Monsoon Watch - 4 (Part 1).
Forecasting Methods adopted for the Indian Monsoons:
Gowariker(1989) developed parametric and multiple power regression (MPR) models with 15 predictors for LRF of AISMR, which were later modified in 1991 to include 16 predictor parameters. The parametric model is qualitative and indicates the likelihood of the monsoon rainfall to be excess or deficient.
Thapliyal (1990) evaluated the relative performance of multiple regression, and Navone and Ceccatto (1994) have used 'feed-forward' neural network technique for the prediction of Indian monsoon rainfall with two predictors (500 hPa ridge location and Darwin SLP tendency from January to April).
The results of a recent work by Krishna Kumar (1997) indicate that a single component accounts for about half of the total variance in the predictors
Most of the studies on LRF of Indian monsoon rainfall were based on empirical or statistical techniques till 2010.
IITM, Pune has recently implemented the state-of-the-art coupled climate model, the Coupled Forecasting System (CFS) developed by the National Centers for Environmental Prediction (NCEP), USA. These statistical techniques range from simple correlation analysis to advanced procedures.
I still have faith, and believe in the "Gowariker Method" with 16 parameters. The results of this old but proven method has been successful. For Vagaries' forecast and analysis made in the "Arrival and quantum Monsoon Watch" series, I combine a few of them alongwith Dynamical models for a personal analysis and estimate.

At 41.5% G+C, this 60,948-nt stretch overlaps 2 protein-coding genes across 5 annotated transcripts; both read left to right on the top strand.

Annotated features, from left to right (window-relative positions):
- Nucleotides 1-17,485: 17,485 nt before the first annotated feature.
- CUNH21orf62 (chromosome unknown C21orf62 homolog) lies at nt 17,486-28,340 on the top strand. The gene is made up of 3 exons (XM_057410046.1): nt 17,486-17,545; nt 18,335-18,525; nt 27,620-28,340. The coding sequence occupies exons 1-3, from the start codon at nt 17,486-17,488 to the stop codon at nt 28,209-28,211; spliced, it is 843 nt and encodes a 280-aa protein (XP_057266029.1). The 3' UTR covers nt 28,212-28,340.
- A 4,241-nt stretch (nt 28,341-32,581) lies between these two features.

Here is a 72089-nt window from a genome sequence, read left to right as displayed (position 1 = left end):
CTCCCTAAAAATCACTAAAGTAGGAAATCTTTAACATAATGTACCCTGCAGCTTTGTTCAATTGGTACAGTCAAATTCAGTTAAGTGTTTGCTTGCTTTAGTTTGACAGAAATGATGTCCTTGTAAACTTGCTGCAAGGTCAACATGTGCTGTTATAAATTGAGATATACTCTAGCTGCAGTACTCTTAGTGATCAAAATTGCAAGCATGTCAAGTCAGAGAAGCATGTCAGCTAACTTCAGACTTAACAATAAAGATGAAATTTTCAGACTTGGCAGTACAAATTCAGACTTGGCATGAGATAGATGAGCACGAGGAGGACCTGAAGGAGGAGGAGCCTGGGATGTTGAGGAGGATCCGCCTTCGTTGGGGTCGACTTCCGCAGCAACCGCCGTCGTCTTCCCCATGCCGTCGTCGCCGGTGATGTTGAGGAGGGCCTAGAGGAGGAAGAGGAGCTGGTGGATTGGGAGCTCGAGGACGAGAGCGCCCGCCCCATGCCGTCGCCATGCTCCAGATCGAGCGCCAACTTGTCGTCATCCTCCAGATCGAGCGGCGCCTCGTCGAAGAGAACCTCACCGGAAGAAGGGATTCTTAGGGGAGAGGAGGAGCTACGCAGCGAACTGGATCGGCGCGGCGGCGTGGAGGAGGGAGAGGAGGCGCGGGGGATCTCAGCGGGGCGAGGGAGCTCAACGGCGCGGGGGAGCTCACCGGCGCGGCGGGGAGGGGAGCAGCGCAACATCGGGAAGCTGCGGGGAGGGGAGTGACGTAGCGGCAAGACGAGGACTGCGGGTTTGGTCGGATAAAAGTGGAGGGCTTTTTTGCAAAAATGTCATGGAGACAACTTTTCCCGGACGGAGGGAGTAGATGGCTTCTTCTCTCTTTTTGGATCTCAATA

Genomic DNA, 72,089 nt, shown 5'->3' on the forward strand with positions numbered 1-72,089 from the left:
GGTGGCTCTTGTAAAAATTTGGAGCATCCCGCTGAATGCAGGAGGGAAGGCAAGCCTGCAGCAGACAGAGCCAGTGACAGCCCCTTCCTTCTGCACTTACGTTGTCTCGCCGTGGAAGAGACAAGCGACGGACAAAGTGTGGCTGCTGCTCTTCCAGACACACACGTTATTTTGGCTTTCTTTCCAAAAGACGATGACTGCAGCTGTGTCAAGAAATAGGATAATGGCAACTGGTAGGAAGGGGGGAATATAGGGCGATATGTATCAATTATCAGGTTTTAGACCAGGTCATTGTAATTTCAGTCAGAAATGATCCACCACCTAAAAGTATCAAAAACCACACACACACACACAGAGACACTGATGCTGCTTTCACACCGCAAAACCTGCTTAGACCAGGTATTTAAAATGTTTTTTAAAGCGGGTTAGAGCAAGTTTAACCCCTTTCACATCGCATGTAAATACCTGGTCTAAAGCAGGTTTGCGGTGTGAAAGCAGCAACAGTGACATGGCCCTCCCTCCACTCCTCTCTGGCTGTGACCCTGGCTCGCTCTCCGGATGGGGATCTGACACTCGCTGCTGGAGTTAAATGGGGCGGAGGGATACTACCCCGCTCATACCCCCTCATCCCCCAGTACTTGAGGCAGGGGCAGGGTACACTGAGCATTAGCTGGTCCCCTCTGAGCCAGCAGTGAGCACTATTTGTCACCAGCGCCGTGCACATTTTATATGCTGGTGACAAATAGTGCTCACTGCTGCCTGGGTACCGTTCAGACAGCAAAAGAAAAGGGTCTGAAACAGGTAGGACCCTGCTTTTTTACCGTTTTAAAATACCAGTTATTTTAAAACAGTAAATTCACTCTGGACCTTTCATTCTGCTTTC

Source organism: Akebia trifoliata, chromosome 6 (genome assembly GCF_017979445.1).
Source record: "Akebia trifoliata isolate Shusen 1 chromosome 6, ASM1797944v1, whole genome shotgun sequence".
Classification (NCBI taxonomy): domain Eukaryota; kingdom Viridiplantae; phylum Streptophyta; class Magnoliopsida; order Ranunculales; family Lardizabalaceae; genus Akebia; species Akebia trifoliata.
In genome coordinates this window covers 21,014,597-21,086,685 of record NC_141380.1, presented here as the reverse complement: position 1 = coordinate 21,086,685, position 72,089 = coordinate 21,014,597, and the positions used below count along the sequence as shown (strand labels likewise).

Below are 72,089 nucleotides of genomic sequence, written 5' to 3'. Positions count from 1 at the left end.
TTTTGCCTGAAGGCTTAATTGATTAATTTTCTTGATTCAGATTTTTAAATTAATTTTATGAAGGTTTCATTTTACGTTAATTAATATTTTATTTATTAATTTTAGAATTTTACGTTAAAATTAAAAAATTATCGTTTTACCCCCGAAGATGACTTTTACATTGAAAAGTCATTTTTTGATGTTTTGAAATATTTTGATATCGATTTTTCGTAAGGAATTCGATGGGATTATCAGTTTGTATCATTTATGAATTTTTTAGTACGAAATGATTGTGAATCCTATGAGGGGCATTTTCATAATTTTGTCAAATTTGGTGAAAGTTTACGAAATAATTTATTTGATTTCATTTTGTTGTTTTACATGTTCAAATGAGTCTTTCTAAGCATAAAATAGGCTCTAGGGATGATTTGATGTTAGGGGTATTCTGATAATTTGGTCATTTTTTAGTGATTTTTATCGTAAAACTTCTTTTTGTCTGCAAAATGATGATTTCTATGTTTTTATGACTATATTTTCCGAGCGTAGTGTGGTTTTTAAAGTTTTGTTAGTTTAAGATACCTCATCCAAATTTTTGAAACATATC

15 initial parameters from the months March, April and May are used to analysis and forecast the simulation of Indian monsoon rainfall during June to October. These initial conditions were carefully selected by experts to span the evolution of both the atmosphere and ocean.
Calculating the amount of rainfall, region wise, is of utmost importance, as SWM contributesto almost 80% of the annual total rainfall over India.
The performance of Vagaries' Monsoon Watch Quantum analysis is evaluated for the amount of summer monsoon rainfall over Indian monsoon region during June to SWM withdrawal.
The 500 hpa parameter is of importance in April. The mean latitudinal location of the 500 hPa ridge along 75°E in April over India, first identified by Banerjee (1978), is considered to be one of the most important predictors. The mid-tropospheric anticyclone over southern India migrates from 11.5°N in January to its northernmost position of 28.5°N during July. From October, the ridge starts shifting back southward.
A more Northward location indicates better performance of the monsoon and vice versa. It also showed that the negative correlation of the March ridge was more dominant with the monsoon rainfall of the peninsular India, while the positive correlation of the April ridge was more dominant with the monsoon rainfall of Northern India.